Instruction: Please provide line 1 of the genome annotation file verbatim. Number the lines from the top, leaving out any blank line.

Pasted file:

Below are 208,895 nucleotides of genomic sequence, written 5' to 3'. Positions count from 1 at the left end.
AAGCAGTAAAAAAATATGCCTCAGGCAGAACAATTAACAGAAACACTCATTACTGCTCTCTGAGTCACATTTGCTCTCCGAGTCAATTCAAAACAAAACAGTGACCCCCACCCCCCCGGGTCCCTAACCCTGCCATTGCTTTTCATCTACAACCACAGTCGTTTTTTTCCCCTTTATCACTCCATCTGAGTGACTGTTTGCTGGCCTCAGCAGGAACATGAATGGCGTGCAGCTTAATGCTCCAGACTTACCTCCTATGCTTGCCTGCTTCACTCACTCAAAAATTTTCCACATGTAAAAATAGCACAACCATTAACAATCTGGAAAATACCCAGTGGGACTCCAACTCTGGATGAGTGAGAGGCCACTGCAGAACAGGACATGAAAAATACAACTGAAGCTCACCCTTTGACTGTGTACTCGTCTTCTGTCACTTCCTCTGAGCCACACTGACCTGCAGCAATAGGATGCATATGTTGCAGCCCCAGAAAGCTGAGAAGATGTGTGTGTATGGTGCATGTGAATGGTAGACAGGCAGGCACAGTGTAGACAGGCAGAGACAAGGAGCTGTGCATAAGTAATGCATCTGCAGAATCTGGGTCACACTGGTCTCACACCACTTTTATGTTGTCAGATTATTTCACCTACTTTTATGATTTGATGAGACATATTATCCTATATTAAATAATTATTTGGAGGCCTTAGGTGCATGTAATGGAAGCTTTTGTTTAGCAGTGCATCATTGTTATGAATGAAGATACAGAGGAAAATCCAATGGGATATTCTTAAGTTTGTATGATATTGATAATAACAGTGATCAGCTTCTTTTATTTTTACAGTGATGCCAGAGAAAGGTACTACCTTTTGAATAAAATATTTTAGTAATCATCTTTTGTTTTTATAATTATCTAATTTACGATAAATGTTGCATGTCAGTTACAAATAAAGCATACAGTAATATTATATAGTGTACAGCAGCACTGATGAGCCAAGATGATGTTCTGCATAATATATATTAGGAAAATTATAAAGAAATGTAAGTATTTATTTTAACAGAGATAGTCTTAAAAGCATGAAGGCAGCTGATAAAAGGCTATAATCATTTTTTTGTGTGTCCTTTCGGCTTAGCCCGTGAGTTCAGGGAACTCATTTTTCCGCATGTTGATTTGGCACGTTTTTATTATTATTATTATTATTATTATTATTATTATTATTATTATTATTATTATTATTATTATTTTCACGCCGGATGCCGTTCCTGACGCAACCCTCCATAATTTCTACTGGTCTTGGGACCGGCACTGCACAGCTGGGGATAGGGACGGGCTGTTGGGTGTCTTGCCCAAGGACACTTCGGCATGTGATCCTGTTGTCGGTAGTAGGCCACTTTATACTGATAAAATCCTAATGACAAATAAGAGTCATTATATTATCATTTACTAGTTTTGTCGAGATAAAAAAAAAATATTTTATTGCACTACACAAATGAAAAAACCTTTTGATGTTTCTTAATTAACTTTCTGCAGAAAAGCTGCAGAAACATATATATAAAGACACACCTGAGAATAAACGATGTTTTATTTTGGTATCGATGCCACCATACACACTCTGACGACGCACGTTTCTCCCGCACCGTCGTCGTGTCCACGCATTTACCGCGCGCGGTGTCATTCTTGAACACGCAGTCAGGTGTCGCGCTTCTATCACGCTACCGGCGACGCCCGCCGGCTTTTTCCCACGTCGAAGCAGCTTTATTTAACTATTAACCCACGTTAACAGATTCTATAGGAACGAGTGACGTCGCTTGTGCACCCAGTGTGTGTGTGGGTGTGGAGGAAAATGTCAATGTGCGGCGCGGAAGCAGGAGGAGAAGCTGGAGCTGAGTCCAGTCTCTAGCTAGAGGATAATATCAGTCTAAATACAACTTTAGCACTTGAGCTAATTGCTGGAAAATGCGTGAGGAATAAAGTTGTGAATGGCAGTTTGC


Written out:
Below are 208,895 nucleotides of genomic sequence, written 5' to 3'. Positions count from 1 at the left end.